# Question #b0a53

Sep 21, 2017

There are many situations that require that. See below for examples.

#### Explanation:

Examples follow:

• An object on an incline with angle $\theta$ with respect to horizontal:
The weight of the object tends to accelerate it down the incline but the friction of the object with the incline tends to hold it still. Which wins? If the object does move, it will be along the incline. So we need to compare the forces whose directions are up or down the incline.

The weight is a vertical force. Only the component of the weight along the incline ($m \cdot g \cdot \sin \theta$) would tend to make it move down the incline.

Calculating friction requires the normal force, N, which presses the 2 surfaces together. This force is the component of the weight that is perpendicular to the incline ($m \cdot g \cdot \cos \theta$).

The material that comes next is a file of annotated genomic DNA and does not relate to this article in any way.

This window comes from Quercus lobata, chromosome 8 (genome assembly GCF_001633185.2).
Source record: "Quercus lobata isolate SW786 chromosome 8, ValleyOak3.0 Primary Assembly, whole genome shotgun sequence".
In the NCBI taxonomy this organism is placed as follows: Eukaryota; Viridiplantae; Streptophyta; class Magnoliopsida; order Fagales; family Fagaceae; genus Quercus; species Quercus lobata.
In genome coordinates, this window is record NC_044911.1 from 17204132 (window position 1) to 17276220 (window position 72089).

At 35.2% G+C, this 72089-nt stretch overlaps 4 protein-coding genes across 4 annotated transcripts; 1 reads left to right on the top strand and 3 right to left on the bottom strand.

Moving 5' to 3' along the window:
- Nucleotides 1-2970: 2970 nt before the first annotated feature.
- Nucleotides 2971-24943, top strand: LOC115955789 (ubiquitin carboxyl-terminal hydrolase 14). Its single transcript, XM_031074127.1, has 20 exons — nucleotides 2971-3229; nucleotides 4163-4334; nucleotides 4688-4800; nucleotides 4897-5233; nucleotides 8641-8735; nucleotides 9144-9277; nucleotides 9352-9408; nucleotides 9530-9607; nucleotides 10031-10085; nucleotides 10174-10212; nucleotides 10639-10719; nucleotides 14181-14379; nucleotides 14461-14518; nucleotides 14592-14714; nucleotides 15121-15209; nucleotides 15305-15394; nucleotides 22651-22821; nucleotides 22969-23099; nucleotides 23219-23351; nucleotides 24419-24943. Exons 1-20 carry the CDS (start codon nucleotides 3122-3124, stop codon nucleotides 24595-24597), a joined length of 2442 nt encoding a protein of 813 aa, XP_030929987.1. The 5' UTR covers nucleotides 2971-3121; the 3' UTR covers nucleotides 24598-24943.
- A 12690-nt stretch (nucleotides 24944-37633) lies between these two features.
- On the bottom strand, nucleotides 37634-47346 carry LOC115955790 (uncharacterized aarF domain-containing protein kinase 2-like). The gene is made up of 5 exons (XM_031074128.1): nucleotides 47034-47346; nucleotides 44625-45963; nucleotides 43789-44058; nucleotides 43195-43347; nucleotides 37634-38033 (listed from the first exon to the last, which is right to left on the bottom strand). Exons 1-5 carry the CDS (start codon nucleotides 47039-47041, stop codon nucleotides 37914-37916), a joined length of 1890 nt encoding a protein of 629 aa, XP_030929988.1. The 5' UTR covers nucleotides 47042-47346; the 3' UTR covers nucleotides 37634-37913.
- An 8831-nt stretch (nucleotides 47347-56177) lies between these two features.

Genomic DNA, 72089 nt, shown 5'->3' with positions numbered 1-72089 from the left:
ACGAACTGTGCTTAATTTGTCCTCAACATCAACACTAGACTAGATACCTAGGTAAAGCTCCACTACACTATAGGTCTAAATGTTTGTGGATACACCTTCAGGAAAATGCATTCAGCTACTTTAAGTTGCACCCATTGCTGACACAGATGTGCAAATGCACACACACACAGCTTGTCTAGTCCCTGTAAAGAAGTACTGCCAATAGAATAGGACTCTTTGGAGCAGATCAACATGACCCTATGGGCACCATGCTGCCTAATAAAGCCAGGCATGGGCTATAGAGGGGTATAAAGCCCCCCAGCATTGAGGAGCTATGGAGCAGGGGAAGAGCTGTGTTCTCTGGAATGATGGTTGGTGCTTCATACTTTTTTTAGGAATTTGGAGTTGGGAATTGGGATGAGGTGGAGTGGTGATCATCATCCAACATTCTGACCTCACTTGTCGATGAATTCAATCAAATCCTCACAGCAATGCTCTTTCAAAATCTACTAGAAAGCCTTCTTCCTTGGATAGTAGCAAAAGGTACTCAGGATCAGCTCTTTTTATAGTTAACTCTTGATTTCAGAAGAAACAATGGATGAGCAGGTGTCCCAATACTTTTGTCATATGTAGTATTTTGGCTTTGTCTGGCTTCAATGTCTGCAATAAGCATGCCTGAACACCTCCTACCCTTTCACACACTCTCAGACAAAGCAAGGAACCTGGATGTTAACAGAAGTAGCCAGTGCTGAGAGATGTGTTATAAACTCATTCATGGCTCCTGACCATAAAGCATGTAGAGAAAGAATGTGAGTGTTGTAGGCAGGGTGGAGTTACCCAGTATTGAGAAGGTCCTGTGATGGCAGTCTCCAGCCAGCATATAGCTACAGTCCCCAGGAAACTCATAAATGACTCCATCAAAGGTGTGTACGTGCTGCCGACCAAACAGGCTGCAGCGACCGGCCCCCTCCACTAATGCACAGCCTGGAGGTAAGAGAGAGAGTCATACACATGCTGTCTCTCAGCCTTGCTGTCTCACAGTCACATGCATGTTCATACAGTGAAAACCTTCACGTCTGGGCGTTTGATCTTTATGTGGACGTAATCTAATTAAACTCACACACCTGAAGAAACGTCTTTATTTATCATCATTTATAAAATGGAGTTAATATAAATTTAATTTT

• A swimmer crossing a river:
The swimmer's effort is directed straight across the river. But the river's current takes her downriver. If you can calculate the actual length of her path across the river and the time it took, you can calculate her speed along that path diagonally across the river. If you also know her speed in still water, can you calculate the speed of the river's current?
• And there are many more situations that call for resolving a vector.

I hope this helps,
Steve